The complexities of insurance can be intimidating for many in the construction industry and it's easy to see why.
As legal documents, it's necessary for insurance contracts to be packed full of dense legal terminology – leading many to dismiss it as simply another regulatory hurdle to be overcome.
But getting to grips with the ins and out of your contractor's insurance can help to protect your business from worst-case scenarios and in this guide, we'll attempt to break down the main types of insurance required by those in the construction sector.
Despite the best of intentions and safeguards, accidents can and will happen on construction sites and contractors simply wouldn't be able to operate without covering themselves from these eventualities.
Very few companies would be able to meet the cost of claims and payouts from their own resources – necessitating basic liability insurance cover.
This type of insurance covers contractors against accident or injury claims made by employees. It’s a legal necessity for contractors and they're required to keep a certificate at their place of business.
Some insurers will cover against a set amount of damages, while others will provide unlimited cover – this level is typically reflected in the premium you pay.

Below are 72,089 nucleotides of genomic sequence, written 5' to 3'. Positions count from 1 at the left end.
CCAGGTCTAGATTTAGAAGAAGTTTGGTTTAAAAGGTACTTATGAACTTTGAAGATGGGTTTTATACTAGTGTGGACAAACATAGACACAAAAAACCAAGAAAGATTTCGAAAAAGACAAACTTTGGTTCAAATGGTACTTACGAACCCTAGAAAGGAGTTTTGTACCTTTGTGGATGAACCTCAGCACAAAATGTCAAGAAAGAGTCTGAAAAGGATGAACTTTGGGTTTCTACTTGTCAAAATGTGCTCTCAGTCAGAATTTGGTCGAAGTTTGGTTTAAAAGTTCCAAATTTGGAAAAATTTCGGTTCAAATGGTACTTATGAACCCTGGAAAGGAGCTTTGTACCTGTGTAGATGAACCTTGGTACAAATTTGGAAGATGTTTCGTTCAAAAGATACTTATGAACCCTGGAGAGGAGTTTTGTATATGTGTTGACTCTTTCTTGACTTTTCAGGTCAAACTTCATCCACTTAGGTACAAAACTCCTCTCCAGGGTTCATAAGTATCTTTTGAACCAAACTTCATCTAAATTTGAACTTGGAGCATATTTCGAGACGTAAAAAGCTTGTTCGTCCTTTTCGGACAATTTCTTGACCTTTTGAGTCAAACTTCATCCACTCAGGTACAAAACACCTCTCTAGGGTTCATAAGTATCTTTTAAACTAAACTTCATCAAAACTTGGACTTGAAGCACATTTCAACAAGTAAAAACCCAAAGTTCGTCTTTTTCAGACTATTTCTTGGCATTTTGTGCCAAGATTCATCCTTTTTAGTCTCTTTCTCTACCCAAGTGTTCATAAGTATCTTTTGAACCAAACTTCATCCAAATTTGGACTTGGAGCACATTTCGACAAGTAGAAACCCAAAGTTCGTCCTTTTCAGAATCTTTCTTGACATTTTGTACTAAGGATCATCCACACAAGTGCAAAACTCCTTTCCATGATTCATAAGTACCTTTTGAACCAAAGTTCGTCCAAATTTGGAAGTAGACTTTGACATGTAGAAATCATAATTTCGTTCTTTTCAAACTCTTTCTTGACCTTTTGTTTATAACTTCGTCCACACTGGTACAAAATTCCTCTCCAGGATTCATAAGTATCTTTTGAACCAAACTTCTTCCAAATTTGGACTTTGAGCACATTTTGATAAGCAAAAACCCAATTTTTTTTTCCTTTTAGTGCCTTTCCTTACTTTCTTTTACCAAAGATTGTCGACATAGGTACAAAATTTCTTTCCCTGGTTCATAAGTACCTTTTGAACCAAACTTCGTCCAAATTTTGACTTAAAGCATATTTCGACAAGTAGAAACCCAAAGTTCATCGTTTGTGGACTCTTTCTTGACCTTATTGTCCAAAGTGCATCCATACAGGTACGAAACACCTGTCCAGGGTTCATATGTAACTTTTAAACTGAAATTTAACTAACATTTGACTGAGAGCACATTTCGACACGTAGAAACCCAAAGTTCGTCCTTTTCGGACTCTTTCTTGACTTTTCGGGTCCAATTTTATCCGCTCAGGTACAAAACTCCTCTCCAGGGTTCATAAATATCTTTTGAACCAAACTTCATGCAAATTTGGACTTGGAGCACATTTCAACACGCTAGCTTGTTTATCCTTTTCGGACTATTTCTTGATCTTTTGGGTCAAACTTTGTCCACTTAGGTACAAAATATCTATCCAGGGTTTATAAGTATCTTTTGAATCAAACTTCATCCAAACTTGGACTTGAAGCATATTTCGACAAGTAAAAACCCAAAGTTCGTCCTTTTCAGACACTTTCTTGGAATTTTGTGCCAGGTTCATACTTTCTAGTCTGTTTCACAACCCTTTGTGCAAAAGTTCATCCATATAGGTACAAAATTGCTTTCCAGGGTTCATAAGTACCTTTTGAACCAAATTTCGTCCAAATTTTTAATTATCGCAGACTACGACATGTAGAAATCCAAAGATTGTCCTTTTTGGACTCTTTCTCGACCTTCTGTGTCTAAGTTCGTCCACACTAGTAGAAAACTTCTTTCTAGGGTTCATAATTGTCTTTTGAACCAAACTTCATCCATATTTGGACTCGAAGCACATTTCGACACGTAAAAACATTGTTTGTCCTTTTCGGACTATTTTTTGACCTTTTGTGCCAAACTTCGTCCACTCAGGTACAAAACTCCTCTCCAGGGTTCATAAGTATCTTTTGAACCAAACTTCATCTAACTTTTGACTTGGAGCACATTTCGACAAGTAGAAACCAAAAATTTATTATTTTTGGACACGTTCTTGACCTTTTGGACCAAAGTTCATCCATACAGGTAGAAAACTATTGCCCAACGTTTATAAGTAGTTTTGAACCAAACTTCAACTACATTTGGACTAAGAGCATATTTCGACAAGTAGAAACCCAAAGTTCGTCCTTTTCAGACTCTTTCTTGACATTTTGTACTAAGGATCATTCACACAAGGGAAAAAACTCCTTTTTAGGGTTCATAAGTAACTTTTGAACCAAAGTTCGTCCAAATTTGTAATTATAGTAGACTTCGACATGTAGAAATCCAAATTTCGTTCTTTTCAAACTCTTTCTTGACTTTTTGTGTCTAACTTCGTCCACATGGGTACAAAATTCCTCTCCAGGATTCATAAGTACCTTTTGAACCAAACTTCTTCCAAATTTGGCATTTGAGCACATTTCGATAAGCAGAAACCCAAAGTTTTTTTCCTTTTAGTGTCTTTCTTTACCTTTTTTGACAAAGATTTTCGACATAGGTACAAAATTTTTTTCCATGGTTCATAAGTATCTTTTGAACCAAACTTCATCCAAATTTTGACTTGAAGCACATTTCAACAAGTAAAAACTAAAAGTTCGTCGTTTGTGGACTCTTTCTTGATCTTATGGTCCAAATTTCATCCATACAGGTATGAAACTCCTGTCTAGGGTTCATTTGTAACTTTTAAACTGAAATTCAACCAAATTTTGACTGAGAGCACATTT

Unlimited cover has become rarer in recent years due to a number of issues, including the increasing use of sub-contractors, which can lead to ambiguities in terms of who and who isn't covered.
With changing cover limits, it's become crucial for contractors to be aware of what they're covered for – both to ensure they're not overpaying, while having sufficient cover in place to indemnify all parties should the worst occur.
This type of liability insurance covers contractors against injury to members of the public, surrounding property that's not involved in the project and sub-contractors.
Public liability will not only meet the cost of compensation claims, but will cover legal fees related to settlements or defence in terms of such claims.
Premiums are determined by the type of project being undertaken, how large the firm is and whether or not it's claimed in the past.
Given the vast sums that public liability claims can potentially involve, many employers require contractors to prove they have this in place before they commence any work.